Spoiler-Free Film Review: “Witch” 

April 29, 2024

Written by Joseph Perry

Joseph Perry is the Film Festival Editor for Horror Fuel; all film festival related queries and announcements should be sent to him at josephperry@gmail.com. He is a contributing writer for the "Phantom of the Movies VideoScope" and “Drive-In Asylum” print magazines and the websites Gruesome Magazine, Diabolique Magazine, The Scariest Things, B&S About Movies, and When It Was Cool. He is a co-host of the "Uphill Both Ways" pop culture nostalgia podcast and also writes for its website. Joseph occasionally proudly co-writes articles with his son Cohen Perry, who is a film critic in his own right. A former northern Californian and Oregonian, Joseph has been teaching, writing, and living in South Korea since 2008.

In Witch (U.K, 2024), codirectors Craig Hinde and Marc Zammit — who cowrote the screenplay with David Baboulene — have crafted a feature that combines gothic horror and folk horror with a science fiction element.

In a small English town in 1575, young wife and mother Twyla (Sarah Alexandra Marks – KILL KANE, HELP) is falsely accused of witchcraft and will be put to death if found guilty. The young woman accusing her is Johanna (Mims Burton), who herself is on trial for murdering her parents — she even walked around the town holding both of their severed heads. 

Twyla’s blacksmith husband William (Ryan Spong) does everything he can to save her, even accepting the help of mysterious stranger Thomas (Russell Shaw). The main villains are the ruthless Judge Hopkins (Daniel Jordan), who seemingly never met a person he couldn’t accuse of something, and the local marshall (Fabrizio Santino), who follows the judge’s orders, sometimes at the threat of death.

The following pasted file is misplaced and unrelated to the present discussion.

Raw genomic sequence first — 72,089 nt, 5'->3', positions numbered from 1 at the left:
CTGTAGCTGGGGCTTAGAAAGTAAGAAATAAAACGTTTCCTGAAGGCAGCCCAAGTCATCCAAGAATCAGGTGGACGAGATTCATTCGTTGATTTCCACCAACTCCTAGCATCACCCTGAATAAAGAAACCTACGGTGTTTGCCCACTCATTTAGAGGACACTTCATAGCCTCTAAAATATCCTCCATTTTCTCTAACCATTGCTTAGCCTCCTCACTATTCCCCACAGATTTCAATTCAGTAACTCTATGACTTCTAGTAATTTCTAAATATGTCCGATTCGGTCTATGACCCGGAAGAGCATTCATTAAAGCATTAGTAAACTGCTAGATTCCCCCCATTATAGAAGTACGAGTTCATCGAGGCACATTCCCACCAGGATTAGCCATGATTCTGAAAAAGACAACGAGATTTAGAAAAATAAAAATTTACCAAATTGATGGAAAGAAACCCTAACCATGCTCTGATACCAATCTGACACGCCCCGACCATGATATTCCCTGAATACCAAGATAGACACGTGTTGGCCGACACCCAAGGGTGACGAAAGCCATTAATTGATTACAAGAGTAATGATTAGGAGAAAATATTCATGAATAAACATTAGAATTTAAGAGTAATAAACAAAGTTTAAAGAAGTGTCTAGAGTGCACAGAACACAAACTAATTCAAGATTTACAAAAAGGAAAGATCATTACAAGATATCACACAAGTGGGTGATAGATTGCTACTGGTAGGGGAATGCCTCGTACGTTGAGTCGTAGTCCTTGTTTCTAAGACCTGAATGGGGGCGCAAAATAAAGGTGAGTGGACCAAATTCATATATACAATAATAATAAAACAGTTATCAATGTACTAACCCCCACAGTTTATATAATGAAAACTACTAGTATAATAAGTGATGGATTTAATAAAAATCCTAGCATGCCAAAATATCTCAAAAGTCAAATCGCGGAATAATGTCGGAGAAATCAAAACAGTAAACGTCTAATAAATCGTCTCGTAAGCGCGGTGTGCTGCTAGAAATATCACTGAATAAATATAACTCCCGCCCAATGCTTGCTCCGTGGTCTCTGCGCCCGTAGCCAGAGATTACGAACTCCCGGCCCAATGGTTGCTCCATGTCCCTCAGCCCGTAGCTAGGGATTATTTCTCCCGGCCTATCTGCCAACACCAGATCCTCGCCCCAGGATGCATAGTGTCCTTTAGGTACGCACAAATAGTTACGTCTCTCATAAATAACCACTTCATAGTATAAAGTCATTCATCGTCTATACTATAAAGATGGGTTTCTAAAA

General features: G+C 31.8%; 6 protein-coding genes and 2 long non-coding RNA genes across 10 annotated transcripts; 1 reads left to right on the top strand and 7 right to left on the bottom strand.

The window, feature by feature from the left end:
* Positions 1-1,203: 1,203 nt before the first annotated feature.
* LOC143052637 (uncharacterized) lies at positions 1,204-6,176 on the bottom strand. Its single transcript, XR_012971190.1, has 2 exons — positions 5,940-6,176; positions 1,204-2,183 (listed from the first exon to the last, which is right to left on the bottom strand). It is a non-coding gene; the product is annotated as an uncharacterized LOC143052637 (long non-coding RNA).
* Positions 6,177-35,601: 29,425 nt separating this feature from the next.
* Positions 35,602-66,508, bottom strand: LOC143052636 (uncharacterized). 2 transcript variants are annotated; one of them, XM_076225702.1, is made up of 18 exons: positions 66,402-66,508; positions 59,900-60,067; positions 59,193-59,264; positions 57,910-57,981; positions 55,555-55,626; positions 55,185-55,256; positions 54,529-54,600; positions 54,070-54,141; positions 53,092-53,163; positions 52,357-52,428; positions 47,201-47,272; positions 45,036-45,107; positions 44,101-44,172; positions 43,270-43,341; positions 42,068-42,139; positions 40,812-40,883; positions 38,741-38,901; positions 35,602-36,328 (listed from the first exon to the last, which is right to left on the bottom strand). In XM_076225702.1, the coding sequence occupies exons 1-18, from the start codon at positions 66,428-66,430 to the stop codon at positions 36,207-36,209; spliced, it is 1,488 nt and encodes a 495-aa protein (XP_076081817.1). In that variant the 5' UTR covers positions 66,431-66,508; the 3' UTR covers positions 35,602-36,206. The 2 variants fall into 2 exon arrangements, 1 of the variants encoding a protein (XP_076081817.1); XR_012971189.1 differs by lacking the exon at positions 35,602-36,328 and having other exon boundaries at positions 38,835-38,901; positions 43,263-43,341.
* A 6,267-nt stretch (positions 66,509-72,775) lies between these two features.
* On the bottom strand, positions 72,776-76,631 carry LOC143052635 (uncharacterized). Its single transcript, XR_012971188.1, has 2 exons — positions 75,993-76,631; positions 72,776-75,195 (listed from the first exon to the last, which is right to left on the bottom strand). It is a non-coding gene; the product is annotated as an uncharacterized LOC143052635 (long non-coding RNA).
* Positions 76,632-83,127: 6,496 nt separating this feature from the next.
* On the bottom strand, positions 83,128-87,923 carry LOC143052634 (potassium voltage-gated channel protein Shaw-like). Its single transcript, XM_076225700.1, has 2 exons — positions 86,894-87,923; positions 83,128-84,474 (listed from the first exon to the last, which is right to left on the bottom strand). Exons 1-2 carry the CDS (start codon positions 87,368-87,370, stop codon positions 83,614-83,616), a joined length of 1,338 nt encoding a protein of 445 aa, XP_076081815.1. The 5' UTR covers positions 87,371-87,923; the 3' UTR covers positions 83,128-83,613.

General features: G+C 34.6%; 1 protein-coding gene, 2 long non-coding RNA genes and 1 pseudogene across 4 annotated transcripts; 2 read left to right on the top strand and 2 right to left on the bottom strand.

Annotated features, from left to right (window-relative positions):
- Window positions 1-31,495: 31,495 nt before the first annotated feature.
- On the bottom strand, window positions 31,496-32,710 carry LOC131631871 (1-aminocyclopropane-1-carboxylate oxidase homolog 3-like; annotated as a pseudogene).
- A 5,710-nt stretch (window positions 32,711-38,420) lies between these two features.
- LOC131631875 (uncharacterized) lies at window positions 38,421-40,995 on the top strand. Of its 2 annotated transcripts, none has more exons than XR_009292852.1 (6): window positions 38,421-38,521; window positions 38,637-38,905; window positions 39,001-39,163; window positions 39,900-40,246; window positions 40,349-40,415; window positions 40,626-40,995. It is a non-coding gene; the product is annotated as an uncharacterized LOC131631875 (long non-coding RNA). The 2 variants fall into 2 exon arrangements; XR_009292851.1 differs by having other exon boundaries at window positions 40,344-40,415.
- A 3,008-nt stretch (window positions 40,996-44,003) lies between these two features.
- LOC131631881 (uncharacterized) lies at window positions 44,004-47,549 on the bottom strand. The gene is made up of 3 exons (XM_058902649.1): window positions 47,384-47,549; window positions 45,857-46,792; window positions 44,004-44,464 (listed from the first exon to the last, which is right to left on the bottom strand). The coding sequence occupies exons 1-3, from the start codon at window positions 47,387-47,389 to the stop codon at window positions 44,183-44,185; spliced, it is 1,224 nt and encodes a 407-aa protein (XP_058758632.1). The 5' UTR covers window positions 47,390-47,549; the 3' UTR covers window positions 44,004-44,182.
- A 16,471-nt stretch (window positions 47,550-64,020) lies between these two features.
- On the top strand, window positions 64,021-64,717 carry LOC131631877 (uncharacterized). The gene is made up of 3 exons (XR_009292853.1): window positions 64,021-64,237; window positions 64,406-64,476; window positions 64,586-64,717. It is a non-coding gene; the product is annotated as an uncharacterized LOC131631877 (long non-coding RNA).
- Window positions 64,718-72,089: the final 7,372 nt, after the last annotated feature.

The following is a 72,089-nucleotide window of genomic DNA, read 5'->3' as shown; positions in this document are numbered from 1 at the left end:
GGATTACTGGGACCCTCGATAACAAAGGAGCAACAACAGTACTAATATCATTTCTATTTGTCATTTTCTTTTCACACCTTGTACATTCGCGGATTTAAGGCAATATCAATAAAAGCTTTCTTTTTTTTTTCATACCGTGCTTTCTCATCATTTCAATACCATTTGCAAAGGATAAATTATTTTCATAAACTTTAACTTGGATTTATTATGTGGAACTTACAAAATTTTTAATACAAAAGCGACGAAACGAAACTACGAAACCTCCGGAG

The performances from that main cast, along with the sizable supporting cast, are all highly impressive, with Marks and Spong making for a pair of protagonists for whom it is easy to get invested in. The local law enforcers are more broadly written, but well portrayed.

Hinde and Zammit show a definite flair for historical horror, and pace Witch quite well. Cinematographer Richard Oakes wonderfully captures the goings-on as well as the beautiful set design and Jenny Anderson’s splendid costume design.

One of the main problems I had with Witch is a common occurrence in many films, that being a cold open that is followed by a scene that viewers are told took place before the cold open. We know to some extent where things are headed, taking, for me, some of the suspense out of the proceedings. 

Also, the science fiction element, which I will not specifically call out here to avoid spoilers, simply didn’t work for me. It’s an admirable attempt on the part of Hinde, Zammit, and Baboulene to try something different with a period-piece horror film, though, and other viewers might well enjoy this aspect.

Overall, Witch is a great-looking, well-acted film with which I had a few plot-related issues. Aficionados of period-piece occult horror should find the film well worth a watch.

Witch, from 101 Films, is available on digital from April 30th, 2024.



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